Nationwide Children's Hospital is one of forty sites in the United States participating in this multi-center research study designed to find out which of three commonly used, FDA-approved drugs best stops established status epilepticus.
What is Status Epilepticus (SE)?
Status Epilepticus (SE) is a life-threatening condition in which the brain is in a state of persistent seizure. SE is defined as a seizure or recurrent seizures lasting longer than five minutes without stopping or regaining consciousness (waking up).
- There are approximately 120,000-180,000 episodes of SE each year in the United States.
- About one third of SE patients continue to have a seizure despite receiving adequate doses of medicine (benzodiazepines) to make it stop.
- SE affects individuals of all ages, from the very young to the elderly.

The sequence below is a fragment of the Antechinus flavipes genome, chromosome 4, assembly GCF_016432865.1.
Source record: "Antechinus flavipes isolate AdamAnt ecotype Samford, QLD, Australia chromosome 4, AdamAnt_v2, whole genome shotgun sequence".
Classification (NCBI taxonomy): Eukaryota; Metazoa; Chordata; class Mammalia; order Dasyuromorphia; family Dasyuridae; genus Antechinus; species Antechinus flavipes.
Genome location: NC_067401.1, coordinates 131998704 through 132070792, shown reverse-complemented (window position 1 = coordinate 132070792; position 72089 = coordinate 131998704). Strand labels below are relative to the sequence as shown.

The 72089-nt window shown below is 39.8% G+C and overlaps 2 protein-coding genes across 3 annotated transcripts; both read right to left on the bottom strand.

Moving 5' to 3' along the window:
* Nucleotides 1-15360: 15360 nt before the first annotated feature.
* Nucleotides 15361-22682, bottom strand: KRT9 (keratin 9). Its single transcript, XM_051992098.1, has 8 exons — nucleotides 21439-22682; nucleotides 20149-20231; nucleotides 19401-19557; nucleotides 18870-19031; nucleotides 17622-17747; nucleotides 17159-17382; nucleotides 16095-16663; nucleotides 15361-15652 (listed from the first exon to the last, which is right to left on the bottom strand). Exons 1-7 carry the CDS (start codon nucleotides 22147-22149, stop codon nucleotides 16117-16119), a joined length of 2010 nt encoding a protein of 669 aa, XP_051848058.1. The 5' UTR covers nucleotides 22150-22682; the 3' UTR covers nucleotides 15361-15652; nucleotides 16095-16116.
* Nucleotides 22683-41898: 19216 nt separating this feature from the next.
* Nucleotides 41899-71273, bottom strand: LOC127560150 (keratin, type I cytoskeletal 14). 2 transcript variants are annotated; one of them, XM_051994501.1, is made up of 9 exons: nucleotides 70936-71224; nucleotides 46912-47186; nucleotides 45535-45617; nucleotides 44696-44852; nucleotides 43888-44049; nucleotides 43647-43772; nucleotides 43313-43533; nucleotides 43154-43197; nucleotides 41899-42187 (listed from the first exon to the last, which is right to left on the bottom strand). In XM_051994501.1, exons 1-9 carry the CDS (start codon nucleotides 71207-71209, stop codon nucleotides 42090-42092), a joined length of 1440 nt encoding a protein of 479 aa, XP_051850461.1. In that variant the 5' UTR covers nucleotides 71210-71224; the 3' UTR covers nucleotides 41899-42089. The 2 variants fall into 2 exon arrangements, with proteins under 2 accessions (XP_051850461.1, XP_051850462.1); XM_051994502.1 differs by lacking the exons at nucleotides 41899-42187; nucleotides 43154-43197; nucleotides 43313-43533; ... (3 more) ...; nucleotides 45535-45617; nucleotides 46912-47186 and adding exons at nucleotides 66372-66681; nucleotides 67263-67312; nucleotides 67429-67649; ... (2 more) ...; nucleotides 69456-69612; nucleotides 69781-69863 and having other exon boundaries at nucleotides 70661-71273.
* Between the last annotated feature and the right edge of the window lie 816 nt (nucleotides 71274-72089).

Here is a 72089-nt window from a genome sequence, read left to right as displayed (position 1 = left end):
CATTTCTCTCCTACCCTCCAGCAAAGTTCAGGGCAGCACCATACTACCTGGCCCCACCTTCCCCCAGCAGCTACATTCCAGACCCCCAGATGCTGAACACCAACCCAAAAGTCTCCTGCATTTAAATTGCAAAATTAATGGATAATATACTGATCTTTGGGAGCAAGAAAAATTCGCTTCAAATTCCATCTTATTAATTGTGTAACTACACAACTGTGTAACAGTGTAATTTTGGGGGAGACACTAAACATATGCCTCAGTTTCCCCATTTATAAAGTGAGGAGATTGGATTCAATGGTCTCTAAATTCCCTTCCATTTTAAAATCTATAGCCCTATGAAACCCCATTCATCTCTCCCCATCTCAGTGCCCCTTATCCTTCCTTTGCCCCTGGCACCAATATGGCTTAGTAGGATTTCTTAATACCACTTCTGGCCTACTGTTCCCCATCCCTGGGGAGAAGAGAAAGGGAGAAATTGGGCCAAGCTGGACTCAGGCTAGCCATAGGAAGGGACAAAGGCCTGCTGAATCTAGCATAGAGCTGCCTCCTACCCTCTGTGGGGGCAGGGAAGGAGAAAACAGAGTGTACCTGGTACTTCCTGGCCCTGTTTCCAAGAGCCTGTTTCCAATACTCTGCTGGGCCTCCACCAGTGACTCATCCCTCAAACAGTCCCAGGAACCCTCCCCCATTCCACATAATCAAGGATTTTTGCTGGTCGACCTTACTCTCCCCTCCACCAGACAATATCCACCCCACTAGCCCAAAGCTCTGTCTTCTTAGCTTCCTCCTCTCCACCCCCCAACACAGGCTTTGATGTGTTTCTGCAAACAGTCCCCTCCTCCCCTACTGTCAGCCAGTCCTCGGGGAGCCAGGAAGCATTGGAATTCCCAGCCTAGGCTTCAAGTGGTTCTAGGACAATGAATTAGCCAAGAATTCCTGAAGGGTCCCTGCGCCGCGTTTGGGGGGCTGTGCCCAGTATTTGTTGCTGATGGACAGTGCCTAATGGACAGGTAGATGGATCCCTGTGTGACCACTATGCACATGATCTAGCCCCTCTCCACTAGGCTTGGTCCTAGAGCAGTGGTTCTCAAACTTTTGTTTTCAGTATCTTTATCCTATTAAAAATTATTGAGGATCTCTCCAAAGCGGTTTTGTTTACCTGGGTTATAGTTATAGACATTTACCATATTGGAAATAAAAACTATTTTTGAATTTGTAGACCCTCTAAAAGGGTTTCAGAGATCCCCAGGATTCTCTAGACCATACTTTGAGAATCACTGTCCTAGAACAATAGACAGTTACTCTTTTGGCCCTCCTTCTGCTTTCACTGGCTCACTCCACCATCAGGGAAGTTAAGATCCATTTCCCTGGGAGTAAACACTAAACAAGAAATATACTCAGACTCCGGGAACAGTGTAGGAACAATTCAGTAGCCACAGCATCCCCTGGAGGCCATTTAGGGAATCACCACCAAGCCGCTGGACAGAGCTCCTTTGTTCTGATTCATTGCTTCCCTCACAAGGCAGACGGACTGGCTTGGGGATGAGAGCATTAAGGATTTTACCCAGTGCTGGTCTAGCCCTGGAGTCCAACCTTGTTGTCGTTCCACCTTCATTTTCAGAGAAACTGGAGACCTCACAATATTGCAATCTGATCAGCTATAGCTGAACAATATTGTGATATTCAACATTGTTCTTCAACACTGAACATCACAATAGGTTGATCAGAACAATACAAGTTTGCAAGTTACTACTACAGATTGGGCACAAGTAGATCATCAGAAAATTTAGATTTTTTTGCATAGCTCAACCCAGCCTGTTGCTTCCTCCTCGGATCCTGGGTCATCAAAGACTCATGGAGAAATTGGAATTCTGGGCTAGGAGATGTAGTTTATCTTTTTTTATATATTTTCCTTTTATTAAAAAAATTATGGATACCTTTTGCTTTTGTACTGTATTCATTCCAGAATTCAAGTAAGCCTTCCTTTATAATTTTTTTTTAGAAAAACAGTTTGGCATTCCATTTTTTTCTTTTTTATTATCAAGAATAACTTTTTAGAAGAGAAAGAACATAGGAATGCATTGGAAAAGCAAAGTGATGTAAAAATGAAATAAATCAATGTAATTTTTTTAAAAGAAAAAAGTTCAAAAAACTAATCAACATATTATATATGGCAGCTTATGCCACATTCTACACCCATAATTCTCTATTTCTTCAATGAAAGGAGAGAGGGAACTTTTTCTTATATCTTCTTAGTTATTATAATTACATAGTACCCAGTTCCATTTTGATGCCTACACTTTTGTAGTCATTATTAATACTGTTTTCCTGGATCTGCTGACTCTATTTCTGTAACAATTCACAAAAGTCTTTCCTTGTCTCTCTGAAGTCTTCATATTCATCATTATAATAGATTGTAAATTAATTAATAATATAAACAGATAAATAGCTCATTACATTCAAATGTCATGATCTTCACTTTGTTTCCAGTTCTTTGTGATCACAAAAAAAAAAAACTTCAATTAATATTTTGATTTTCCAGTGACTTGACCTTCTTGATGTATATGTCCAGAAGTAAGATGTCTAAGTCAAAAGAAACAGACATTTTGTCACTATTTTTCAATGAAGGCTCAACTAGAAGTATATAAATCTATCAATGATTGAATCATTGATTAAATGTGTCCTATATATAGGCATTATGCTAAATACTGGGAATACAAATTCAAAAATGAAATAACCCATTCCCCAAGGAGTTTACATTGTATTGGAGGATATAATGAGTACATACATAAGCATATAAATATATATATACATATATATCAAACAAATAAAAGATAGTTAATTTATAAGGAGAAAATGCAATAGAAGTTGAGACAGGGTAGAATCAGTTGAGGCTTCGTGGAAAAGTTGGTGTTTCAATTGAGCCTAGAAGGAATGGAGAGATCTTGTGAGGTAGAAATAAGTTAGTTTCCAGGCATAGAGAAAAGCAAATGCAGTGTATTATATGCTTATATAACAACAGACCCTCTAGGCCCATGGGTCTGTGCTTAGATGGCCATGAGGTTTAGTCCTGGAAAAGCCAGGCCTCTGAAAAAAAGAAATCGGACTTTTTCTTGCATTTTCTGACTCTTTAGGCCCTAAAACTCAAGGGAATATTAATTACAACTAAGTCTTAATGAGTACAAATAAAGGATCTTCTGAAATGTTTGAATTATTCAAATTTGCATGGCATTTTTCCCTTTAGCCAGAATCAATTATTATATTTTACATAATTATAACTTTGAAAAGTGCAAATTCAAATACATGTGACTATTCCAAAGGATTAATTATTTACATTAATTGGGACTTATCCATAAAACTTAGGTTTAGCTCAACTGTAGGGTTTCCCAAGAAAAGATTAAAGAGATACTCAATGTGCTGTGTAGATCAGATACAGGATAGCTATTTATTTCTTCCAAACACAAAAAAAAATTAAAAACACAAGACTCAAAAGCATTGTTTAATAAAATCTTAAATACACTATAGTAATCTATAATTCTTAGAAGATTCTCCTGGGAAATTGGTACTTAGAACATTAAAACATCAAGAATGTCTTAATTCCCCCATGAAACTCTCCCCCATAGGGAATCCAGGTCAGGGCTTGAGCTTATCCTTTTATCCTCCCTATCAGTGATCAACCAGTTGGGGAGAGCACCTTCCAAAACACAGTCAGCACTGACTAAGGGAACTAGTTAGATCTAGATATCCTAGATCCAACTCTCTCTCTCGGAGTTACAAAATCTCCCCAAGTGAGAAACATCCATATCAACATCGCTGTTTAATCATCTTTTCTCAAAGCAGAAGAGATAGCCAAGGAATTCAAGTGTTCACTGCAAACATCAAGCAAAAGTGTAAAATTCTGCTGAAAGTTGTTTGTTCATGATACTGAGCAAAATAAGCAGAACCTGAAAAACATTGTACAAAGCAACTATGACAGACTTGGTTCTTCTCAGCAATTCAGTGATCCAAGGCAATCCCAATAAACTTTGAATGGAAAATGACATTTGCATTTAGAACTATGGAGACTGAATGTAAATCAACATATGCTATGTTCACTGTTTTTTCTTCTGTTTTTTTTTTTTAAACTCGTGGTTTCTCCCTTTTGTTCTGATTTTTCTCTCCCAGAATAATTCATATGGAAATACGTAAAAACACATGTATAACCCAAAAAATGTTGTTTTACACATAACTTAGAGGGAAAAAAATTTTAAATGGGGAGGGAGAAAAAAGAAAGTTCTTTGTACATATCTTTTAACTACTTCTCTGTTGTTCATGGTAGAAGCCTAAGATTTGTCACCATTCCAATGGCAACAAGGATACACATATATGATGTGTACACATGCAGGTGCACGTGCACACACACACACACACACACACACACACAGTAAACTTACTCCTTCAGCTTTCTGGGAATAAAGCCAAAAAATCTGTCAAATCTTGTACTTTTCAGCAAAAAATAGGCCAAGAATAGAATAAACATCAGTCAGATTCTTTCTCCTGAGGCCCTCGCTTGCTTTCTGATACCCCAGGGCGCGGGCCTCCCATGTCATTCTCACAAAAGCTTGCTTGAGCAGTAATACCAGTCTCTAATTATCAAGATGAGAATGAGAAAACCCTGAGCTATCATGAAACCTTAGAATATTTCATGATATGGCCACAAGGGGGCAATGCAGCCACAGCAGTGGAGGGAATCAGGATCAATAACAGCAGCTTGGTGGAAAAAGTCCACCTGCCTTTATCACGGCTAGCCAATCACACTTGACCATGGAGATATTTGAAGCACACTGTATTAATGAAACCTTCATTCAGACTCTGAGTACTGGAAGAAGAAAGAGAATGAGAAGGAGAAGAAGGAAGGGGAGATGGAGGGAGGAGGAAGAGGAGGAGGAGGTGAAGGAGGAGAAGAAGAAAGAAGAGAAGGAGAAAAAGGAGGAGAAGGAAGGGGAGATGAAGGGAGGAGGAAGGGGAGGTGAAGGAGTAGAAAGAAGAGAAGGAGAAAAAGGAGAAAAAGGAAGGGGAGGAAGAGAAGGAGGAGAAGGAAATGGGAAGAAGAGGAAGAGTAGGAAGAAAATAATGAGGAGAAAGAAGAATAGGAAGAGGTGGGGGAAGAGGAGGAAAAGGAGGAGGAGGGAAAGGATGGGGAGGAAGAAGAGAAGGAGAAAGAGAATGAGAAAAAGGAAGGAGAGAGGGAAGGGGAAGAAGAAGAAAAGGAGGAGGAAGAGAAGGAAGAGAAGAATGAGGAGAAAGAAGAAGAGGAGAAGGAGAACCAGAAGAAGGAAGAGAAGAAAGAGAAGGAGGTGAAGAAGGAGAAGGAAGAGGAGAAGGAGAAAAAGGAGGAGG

What is ESETT?
ESETT is a multi-center emergency medicine study designed to try to save and improve the lives of people who experience a seizure that will not stop on its own or has not responded to a medicine like valium. Emergency Department care of these patients is not the same across the U.S. Because it is not known which drug best treats this type of seizure, different doctors use different medicines.
For this reason, this study (ESETT) plans to look at three commonly used medicines given in the emergency departments for a seizure not stopping: fosphenytoin (fPHT), valproic acid (VPA), and levetiracetam (LVT) to learn which treatment is best at stopping a seizure quickly. All three of these medications are FDA-approved for seizures, which means all patients in the study will be receiving treatment.
How is ESETT different from other studies?